Monday, February 28, 2011

Trade Winds for Vancouver

In dissecting the trades that Vancouver made this day, there are many things to consider.  However, before doing all that, I would like to say that I thought the team should have stood pat and given Cody Hodgson and Victor Oreskovich a chance to make their hay on the fourth line.  However, seeing the trades Vancouver made has me thinking a little different.  Why?  Let's look at the trades:

*Picking up Chris Higgins from Florida for Even Oberg and a 3rd round pick.

*Picking up Maxim Lapierre and MacGregor Sharp form Anaheim for Joel Perreault and a draft pick

In both instances, Vancouver really didn't give up much to pick up the players that can help right away.  Neither player given up was truly going to be a factor in the long term for the Canucks.  This aspect earns a passing grade, especially since they still have Hodgson, Jordan Schroeder, Sergei Shirokov, and any prospects that will figure into the team's future.  Draft picks from 2012 and 2013 were also sent to Anaheim and Florida, respectively, which likely are going to be a down the road deal.  For a team that wants to win now, this is a small price to pay for that.  As for the new guys:  Chris Higgins is a former 1st round pick that hasn't lived up to expectations.  A low risk deal, he doesn't have the same pressures that he had when in Montreal, NY Rangers, Calgary, or Florida.  Lapierre will fill a fourth line role, and won't have the pressures of Montreal or Anaheim.  If Lapierre adds toughness like I think he will and stays focused, the fourth line will look even better.  As for guys like Hodgson and Oreskovich, they'll get their time in Manitoba, but I would have liked for them to get some playoff experience on the NHL level, or at least some meaningful games with the Canucks.  In any event, both deals worked out as well as anyone could hope for: two players that provide depth and a need without giving up significant pieces to the puzzle in the future.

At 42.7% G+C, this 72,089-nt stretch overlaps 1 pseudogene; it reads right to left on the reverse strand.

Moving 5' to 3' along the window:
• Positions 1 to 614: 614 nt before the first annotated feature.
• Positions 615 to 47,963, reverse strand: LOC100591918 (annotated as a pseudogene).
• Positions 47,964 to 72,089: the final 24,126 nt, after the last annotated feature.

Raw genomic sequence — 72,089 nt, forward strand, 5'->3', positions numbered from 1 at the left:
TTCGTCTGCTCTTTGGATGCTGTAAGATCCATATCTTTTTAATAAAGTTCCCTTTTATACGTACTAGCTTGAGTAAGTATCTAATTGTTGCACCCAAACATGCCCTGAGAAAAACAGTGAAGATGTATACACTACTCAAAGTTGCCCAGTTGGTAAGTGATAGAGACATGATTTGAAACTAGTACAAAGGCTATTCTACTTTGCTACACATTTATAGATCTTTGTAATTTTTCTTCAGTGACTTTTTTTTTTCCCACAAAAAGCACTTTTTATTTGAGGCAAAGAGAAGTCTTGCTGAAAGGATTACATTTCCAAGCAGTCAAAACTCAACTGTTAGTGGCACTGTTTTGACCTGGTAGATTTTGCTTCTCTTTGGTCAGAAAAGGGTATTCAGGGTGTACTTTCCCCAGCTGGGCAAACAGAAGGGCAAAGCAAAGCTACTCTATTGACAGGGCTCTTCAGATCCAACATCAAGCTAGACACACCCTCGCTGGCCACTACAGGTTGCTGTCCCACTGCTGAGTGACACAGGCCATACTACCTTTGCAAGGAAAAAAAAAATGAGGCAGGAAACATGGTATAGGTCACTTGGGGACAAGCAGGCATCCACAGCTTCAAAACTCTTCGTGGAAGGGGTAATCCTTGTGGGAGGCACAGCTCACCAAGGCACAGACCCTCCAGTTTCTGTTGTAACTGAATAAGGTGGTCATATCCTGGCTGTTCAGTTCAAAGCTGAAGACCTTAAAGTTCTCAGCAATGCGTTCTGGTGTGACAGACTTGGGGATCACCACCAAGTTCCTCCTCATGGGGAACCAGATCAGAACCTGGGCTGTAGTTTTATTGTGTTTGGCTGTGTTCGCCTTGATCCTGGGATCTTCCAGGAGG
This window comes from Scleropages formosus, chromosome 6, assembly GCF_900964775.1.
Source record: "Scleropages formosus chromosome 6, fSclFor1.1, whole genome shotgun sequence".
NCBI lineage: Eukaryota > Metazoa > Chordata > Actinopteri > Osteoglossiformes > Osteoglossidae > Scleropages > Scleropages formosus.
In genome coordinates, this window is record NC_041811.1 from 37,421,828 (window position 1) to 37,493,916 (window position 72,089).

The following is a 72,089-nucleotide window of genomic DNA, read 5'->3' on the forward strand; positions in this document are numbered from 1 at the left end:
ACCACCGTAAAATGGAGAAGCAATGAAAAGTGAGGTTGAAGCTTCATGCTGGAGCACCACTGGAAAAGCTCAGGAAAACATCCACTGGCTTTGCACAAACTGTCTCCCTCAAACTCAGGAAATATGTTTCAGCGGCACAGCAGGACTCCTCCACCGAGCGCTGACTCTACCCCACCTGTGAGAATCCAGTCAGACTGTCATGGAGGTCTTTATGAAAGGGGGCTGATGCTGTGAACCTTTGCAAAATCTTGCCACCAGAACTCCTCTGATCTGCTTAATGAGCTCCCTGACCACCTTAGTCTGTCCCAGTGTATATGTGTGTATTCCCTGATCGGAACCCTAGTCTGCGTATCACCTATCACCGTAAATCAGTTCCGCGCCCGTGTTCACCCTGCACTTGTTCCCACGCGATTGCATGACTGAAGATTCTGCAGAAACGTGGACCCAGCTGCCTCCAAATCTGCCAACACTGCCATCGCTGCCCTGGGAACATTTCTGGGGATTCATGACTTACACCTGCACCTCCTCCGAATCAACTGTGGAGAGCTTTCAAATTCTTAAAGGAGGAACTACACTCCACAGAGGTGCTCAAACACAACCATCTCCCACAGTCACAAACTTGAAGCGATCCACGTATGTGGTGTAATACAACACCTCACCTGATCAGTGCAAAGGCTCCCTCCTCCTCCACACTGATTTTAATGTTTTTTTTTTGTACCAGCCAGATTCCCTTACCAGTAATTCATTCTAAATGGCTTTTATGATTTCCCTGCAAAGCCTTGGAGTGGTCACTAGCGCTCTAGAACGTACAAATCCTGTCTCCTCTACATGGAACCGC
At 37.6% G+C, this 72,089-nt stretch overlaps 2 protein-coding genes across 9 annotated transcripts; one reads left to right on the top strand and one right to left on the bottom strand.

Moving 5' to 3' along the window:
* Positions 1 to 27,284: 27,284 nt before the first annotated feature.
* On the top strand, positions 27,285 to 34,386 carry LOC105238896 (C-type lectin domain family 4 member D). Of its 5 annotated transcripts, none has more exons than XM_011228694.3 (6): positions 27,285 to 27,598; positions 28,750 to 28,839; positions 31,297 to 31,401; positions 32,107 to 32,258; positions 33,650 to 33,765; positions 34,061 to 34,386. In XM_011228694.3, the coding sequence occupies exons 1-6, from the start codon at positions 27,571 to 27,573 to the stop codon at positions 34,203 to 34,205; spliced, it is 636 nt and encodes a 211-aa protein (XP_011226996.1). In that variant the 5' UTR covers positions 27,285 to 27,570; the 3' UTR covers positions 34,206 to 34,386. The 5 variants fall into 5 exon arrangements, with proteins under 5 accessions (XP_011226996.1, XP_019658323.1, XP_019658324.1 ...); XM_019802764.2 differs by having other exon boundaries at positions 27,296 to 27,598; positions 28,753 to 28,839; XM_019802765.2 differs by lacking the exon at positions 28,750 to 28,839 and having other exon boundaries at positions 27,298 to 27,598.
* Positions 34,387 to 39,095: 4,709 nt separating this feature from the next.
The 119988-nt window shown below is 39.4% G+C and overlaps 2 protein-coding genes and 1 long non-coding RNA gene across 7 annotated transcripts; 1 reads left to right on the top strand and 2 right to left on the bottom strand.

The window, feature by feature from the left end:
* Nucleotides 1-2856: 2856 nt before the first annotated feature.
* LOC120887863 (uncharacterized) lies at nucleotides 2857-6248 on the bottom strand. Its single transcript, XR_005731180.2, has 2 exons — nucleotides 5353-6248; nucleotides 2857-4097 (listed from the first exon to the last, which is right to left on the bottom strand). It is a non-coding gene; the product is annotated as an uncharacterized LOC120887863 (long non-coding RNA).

More Deadline Madness

Here is the Eastern Conference and the teams battling for the last few spots in that race.


7. New York Rangers:  Acquiring Bryan McCabe was good because they didn't give up much to get him.  However, the good could be undone if they do in fact, go for Brad Richards.  The Stars are asking a lot for him, and the Rangers look like the most likely suckers to go for the bait there.

8. Carolina Hurricanes: The most likely 8th seed at the moment, they would love another veteran presence to go along with recently acquired Cory Stillman to take some of the pressure off of rookies such as Jeff Skinner.